Michael Bickers talks to Demica’s recently appointed CEO, Matt Wreford, about his new strategy for the company
Matt Wreford is the new CEO of Demica, but his appointment is about more than just taking over the reins from Phillip Kerle, the previous CEO, who managed a very successful operation, providing platforms for over USD60 billion a year of receivables finance services for Demica’s multinational clients. Wreford now promises a new Demica under his leadership.
Until March 2014, Wreford was CEO of IPGL, a financial services holding company based in London. IPGL were involved in a range of businesses within the broader financial services sector, including fixed income brokerage, asset management and structured finance, some of which touched on receivables finance. In fact, the final project that IPGL worked on while he was CEO was the funding of Tungsten, the specialist acquisition vehicle set up prior to the purchase of OB10 and subsequently the granting of a banking license and the creation of alternative supply chain finance provider, Tungsten PLC. He left IPGL to launch a new supply chain finance firm in San Francisco focused on sub-investment grade corporates – business that he will continue within Demica.
Wreford’s appointment followed Demica’s purchase by a consortium of private investment companies: JRJ Group, TomsCapital, and 76 West Holdings, from the Huber Corporation in August last year. The new owners have significant experience in funding sub-investment grade corporates and saw Demica, with their sophisticated technology, as a vehicle to exploit significant funding opportunities, particularly in the space created by Basel III restrictions and impending changes in IFRS rules.
Wreford’s and the new owner’s plans for Demica move strategically beyond the supply chain finance, trade receivables securitisation, and invoice discounting platforms it currently provides. The ‘new’ Demica, as Wreford describes it, will also be providing capital in the SCF and TRS transactions that are on its platform.
For SCF, Demica will target a market currently not serviced by the banks. As Wreford explains, “During the period just prior to my move to Demica, we began to work on SCF concepts concentrating on sub-investment grade corporates and some of the challenges that relate to working in that space. In order to achieve the required arbitrage here you have to look further down in terms of size of supplier. This means in order to get the same level of spend as the banks are typically achieving (with their investment grade clients) at supplier penetration rates of around 15 per cent, you need to target maybe 1000 suppliers instead of 100”.
Demica wants to focus on cross border supply chains where the suppliers are in places where the cost of capital is high, like China and Mexico, and where there is a lot of manufacturing for European and US corporates. In these regions, Wreford believes the required arbitrage levels can be achieved.
According to Wreford: “the banks rarely operate in the sub-investment grade SCF space because they don’t have the technology systems and legal structures to efficiently on-board suppliers on this scale, whereas Demica aims to automate the process.” Wreford wants to offer a mixture of technology combined with legal and accounting structures to bring a unique and novel approach to SCF. Wreford said: “the banks are not focused on this space and it has particular challenges for them in offering cross border SCF, although they may in time – already HSBC and Standard Chartered have very sophisticated SCF offerings”.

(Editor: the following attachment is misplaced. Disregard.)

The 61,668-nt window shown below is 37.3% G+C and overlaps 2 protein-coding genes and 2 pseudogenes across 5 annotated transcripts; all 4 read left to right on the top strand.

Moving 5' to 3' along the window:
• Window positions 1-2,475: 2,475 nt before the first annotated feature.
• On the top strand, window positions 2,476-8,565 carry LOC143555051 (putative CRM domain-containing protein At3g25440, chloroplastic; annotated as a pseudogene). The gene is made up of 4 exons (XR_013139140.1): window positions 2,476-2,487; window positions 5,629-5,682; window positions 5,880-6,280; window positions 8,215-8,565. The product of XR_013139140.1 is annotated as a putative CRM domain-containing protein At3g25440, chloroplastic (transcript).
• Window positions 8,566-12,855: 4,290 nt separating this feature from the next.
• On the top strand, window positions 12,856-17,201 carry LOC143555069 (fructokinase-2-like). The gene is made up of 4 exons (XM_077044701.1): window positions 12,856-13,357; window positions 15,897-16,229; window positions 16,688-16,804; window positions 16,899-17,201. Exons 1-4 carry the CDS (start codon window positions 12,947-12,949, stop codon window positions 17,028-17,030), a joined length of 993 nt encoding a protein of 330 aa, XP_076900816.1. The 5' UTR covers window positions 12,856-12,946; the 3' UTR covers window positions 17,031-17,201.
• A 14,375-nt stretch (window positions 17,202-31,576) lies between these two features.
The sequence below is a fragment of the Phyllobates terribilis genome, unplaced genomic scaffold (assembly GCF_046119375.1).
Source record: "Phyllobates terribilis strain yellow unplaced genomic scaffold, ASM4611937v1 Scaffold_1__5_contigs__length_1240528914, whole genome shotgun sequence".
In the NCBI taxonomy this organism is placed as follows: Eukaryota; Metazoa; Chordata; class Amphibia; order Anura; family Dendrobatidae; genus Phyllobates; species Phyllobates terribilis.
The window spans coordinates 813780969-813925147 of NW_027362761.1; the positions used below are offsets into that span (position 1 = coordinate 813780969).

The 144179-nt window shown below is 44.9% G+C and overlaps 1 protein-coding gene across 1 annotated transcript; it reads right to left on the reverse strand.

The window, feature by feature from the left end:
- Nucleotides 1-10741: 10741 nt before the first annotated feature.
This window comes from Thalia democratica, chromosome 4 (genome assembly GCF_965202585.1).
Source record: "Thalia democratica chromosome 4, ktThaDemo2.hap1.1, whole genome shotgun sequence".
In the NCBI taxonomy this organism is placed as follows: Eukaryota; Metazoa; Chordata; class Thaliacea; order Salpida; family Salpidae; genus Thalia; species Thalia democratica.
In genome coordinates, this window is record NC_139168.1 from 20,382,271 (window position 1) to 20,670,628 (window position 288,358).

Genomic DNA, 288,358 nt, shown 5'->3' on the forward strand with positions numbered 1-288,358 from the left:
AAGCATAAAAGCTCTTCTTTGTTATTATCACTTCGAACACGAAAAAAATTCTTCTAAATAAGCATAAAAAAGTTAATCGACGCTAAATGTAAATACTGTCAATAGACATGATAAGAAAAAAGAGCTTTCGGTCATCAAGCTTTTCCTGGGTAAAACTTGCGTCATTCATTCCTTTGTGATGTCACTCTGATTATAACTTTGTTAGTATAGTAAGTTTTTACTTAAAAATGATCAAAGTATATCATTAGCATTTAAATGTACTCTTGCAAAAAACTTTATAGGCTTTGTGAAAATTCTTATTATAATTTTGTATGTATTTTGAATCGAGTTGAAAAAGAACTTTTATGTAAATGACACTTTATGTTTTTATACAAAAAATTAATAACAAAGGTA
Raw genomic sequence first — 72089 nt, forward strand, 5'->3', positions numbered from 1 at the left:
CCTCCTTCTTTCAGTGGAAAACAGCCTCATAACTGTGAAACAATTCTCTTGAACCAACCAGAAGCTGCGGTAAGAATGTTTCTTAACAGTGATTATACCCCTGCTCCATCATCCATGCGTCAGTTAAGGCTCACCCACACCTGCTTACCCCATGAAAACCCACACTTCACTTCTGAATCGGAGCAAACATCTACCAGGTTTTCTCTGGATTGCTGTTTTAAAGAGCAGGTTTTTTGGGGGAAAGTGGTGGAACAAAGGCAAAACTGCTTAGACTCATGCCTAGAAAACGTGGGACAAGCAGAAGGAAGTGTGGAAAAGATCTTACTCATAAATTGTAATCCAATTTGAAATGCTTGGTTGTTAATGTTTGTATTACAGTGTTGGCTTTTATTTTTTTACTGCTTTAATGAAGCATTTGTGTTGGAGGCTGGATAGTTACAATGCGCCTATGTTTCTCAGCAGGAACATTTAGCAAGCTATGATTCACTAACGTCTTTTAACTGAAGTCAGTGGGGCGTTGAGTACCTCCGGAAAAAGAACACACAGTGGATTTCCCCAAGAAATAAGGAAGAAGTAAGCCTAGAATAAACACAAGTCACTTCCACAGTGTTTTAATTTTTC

Wreford believes that Demica’s platform has significant advantages for handling these kinds of operations, but they are not alone in this space. “I would not say that there is no competition, but these things are complex and not easy to do. We control our own platform, which is a critical advantage in making modifications to the service,” he said.
The other major change in Demica’s business model is in the TRS market and, again, in the provision of capital. There are important impending regulatory changes to IFRS rules regarding balance sheet treatment. There is also Basel III under which there are significant capital requirements for banks if funding sub-investment grade corporates, explained Wreford. He went on to say that: “in the past the banks would have provided mezzanine capital in TRS structures but this has become prohibitively expensive under Basel III.” Demica will effectively offer, through collaboration with another party such as an insurance company, mezzanine capital as an alternative provider. “It’s a compelling opportunity for Demica because of the daily reporting requirements and our ability, using our monitoring and analysis technology, to manage the programme and mitigate the risk to funders.” This means that Demica will be able to partner with banks that it already has relationships with, in providing mezzanine capital in TRS structures, which those banks will no longer be able to economically provide themselves.
It was not that long ago that deal sizes in TRS needed to be in the hundreds of millions, but Demica’s technology and partnerships means it can target smaller sub-investment grade corporates which the banks are no longer focusing on. “Perhaps down to USD40 million dollars in deal size” said Wreford.
The combination of Wreford’s obvious drive and focused vision, together with Demica’s new owner’s access to capital and their experience in the sector, seems ideally positioned to take advantage of a growing and vastly underserved market. One to watch I think.
Source: Trade Recivables Finance News